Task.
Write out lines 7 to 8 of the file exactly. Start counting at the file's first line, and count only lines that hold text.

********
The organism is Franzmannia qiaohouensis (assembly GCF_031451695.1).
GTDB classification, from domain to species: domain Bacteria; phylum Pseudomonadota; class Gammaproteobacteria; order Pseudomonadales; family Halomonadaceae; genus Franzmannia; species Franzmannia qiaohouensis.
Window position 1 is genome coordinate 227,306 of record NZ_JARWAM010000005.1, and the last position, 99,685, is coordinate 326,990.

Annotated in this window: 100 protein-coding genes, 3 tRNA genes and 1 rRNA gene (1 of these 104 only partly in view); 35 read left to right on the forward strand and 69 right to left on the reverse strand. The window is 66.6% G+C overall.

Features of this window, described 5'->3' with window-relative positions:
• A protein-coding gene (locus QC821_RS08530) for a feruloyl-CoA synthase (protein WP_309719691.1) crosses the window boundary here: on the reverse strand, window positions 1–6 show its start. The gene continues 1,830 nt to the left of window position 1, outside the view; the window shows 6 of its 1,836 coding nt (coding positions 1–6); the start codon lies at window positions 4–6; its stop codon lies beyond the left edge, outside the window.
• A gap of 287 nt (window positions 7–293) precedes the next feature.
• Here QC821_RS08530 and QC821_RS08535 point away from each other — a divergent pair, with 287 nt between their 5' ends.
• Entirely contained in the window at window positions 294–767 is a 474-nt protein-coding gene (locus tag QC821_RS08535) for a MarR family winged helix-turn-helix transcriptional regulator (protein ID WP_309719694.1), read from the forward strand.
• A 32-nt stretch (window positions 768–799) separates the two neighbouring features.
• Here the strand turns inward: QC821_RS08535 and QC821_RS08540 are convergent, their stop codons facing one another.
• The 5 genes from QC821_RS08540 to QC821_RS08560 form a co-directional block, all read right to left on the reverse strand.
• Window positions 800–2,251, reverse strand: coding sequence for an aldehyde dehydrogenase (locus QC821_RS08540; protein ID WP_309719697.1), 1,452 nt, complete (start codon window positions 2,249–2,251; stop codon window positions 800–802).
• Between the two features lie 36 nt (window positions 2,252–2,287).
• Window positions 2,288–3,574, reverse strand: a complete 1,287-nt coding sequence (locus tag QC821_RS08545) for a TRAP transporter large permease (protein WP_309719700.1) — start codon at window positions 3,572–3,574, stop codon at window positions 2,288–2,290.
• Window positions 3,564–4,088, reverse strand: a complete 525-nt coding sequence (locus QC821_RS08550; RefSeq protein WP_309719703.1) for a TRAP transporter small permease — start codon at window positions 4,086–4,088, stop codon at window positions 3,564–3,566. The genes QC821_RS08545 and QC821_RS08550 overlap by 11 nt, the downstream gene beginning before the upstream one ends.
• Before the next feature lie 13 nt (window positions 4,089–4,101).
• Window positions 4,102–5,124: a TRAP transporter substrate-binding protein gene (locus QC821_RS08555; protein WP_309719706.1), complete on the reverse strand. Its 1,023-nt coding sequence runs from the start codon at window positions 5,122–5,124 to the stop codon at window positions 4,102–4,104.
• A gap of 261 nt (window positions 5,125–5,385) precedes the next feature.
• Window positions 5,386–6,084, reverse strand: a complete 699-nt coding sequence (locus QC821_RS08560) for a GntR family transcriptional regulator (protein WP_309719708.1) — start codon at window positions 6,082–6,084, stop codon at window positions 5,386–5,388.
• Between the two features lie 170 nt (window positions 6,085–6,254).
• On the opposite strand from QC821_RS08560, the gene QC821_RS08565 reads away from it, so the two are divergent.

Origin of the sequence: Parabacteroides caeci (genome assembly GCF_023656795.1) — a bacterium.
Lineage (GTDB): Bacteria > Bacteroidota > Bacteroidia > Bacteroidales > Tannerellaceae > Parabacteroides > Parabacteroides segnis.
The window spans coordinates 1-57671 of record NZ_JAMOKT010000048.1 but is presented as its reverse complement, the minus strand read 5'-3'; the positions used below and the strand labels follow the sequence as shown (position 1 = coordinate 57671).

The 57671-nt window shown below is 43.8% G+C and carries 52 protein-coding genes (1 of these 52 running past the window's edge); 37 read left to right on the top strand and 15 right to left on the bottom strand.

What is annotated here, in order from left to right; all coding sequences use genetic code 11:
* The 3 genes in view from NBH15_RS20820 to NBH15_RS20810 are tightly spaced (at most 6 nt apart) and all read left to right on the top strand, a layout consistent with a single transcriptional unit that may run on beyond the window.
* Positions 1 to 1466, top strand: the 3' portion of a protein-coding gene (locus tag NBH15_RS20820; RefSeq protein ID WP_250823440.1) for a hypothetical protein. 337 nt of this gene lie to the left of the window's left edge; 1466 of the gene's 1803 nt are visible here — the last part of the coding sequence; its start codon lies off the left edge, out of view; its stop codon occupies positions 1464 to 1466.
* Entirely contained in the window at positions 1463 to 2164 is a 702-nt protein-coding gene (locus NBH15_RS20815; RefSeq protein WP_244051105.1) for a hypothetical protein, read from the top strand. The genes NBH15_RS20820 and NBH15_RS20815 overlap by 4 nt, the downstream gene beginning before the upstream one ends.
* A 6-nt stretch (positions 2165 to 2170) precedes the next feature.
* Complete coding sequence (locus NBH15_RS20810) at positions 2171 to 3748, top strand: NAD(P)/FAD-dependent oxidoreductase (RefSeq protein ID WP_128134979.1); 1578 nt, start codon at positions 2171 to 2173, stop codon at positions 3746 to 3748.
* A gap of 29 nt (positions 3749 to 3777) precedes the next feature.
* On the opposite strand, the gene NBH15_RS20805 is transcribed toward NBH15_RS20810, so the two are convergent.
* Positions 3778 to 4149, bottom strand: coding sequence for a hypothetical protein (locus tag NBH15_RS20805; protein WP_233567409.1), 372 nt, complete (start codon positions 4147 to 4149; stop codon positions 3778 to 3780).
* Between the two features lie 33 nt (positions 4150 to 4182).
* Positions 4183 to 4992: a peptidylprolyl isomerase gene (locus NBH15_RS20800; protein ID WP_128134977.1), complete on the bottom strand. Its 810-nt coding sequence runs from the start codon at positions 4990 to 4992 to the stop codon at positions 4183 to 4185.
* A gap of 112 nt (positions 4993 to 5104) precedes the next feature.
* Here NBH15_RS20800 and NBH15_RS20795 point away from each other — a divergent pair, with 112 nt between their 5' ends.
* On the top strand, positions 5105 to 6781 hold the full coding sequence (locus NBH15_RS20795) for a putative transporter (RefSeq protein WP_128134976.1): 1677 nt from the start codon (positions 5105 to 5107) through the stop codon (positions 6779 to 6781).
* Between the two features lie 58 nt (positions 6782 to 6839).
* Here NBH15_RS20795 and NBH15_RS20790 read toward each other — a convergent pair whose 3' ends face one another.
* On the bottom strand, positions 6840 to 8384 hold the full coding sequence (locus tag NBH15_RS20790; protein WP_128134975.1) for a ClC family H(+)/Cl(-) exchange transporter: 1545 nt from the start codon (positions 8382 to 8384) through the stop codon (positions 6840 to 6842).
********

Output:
• A gap of 287 nt (window positions 7–293) precedes the next feature.
• Here QC821_RS08530 and QC821_RS08535 point away from each other — a divergent pair, with 287 nt between their 5' ends.